Tagovailoa orchestrated a comeback that saw Alabama score 26 points in the second half and overtime to win, 26-23. At least Georgia wasn’t the first team from the state to blow a cushy lead in its championship game (I’m talking about you, Atlanta Falcons).
In one half of work, the Hawaii native went 14-of-24 for 166 yards with three touchdowns, including the game-winning 41-yarder, and one interception to help give Alabama its fifth national championship under Saban. When someone comes on the scene like that, well, it’s time to get to know them.
Here are six facts about Tagovailoa and what his performance means in historical context.
1. Tagovailoa is the first Samoan quarterback to win college football’s national championship game
In 2015, a Samoan was 56 times more likely to play in the NFL than an American non-Samoan. For the most part, Samoans have been given positions along the defensive and offensive lines, linebacker, safety and occasionally running back. Quarterback has been an elusive position for the group.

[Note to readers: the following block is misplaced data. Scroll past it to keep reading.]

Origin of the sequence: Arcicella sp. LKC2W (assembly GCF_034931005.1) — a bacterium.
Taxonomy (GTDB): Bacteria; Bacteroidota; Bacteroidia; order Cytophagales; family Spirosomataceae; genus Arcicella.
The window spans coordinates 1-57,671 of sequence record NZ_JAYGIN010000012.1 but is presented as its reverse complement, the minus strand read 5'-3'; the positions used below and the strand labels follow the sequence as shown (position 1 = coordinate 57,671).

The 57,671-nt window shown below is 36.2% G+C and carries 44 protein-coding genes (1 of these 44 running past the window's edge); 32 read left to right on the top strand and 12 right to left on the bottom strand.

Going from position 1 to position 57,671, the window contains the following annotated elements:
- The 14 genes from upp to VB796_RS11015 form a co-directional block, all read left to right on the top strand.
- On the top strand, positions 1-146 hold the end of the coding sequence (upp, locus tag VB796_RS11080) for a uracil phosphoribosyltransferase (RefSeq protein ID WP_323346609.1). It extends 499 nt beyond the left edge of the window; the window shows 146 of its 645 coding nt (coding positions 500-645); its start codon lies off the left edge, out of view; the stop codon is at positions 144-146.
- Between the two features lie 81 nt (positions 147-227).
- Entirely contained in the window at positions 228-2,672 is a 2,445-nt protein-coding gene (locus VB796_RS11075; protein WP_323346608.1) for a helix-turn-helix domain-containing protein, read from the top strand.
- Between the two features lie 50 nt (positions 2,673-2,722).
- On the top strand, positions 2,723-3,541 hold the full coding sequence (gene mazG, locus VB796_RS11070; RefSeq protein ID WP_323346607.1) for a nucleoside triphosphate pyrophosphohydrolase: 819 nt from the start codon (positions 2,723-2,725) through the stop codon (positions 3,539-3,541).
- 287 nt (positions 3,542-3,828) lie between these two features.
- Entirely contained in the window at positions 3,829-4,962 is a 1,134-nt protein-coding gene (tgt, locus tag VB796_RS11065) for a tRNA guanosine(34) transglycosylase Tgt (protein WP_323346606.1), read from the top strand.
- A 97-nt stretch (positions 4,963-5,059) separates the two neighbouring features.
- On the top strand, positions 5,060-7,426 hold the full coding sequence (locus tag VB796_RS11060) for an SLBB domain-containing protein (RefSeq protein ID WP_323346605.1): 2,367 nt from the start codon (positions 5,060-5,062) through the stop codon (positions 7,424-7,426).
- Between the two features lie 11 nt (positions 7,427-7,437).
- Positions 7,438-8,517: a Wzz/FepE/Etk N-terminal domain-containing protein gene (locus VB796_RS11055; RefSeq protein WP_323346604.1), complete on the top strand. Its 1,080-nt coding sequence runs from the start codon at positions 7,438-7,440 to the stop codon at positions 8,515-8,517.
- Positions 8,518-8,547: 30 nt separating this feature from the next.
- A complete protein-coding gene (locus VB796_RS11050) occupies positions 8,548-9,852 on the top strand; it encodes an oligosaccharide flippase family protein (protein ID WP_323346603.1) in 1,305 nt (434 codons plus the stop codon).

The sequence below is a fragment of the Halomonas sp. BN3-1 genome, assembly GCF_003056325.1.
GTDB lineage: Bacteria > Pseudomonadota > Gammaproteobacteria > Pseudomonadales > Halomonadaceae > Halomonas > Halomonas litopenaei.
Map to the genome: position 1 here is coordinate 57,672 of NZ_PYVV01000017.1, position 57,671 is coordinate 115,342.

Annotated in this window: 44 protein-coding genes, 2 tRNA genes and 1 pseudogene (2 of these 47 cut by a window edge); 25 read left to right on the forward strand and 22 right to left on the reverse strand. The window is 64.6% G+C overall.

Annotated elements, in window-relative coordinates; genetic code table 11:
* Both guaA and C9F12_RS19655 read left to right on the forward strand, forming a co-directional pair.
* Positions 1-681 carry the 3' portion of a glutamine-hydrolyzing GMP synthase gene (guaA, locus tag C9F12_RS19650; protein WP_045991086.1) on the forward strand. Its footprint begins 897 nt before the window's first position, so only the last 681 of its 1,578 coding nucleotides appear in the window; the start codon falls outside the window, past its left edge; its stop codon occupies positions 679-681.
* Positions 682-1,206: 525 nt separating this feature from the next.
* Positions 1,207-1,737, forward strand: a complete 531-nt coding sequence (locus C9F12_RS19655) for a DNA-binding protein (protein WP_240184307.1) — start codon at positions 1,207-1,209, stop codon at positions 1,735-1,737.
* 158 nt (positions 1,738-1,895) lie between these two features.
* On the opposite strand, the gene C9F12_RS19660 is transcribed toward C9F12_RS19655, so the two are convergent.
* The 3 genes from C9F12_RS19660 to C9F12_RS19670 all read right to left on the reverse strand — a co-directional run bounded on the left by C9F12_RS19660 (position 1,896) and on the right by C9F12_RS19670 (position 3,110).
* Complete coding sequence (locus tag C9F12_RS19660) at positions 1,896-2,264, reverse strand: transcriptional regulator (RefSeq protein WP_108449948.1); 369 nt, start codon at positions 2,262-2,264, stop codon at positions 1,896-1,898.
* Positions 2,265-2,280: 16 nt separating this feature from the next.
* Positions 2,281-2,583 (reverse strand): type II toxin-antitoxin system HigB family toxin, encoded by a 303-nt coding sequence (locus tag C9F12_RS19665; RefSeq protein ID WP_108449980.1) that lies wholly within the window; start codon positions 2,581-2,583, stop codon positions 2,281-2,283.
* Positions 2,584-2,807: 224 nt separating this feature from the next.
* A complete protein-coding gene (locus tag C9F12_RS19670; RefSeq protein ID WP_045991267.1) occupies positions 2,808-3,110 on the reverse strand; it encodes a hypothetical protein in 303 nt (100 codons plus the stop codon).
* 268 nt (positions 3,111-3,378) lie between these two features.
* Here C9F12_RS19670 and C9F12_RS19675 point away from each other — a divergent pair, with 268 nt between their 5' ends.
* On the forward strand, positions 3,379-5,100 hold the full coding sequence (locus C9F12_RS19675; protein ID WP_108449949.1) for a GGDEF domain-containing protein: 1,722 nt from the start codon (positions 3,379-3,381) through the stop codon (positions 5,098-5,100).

With Tagovailoa leading the Crimson Tide’s second-half comeback against SEC foe Georgia, he became the first Samoan quarterback to win the national championship. With three more years of eligibility and offensive MVP performance, the floodgates may open.
Tagovailoa is by no means the first quarterback to represent the Pacific Island community, though. Washington State’s Jack “The Throwin’ Samoan” Thompson was in the discussion for the Heisman Trophy in 1978, was the highest-drafted Samoan (Cincinnati Bengals, third overall, 1979) and at the time only the fifth Samoan-born player to make it to the NFL.